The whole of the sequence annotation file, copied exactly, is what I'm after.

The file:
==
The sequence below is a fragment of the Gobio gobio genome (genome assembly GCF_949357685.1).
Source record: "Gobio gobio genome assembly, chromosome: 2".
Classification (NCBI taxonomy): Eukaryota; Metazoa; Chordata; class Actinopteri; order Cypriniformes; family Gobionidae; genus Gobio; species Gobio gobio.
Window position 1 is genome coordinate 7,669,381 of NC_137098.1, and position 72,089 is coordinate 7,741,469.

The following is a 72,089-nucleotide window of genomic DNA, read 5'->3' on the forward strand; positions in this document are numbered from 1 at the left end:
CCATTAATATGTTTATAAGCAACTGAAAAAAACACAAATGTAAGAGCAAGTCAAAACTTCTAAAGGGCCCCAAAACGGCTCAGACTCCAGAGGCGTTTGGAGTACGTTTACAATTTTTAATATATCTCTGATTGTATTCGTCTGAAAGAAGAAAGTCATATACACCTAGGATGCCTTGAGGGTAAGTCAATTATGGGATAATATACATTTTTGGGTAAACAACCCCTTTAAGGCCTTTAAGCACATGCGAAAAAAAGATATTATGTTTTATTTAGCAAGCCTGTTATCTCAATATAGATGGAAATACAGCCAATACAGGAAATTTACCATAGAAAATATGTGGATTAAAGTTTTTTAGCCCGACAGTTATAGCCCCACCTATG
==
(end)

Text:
The sequence below is a fragment of the Gobio gobio genome (genome assembly GCF_949357685.1).
Source record: "Gobio gobio genome assembly, chromosome: 2".
Classification (NCBI taxonomy): Eukaryota; Metazoa; Chordata; class Actinopteri; order Cypriniformes; family Gobionidae; genus Gobio; species Gobio gobio.
Window position 1 is genome coordinate 7,669,381 of NC_137098.1, and position 72,089 is coordinate 7,741,469.

The following is a 72,089-nucleotide window of genomic DNA, read 5'->3' on the forward strand; positions in this document are numbered from 1 at the left end:
CCATTAATATGTTTATAAGCAACTGAAAAAAACACAAATGTAAGAGCAAGTCAAAACTTCTAAAGGGCCCCAAAACGGCTCAGACTCCAGAGGCGTTTGGAGTACGTTTACAATTTTTAATATATCTCTGATTGTATTCGTCTGAAAGAAGAAAGTCATATACACCTAGGATGCCTTGAGGGTAAGTCAATTATGGGATAATATACATTTTTGGGTAAACAACCCCTTTAAGGCCTTTAAGCACATGCGAAAAAAAGATATTATGTTTTATTTAGCAAGCCTGTTATCTCAATATAGATGGAAATACAGCCAATACAGGAAATTTACCATAGAAAATATGTGGATTAAAGTTTTTTAGCCCGACAGTTATAGCCCCACCTATG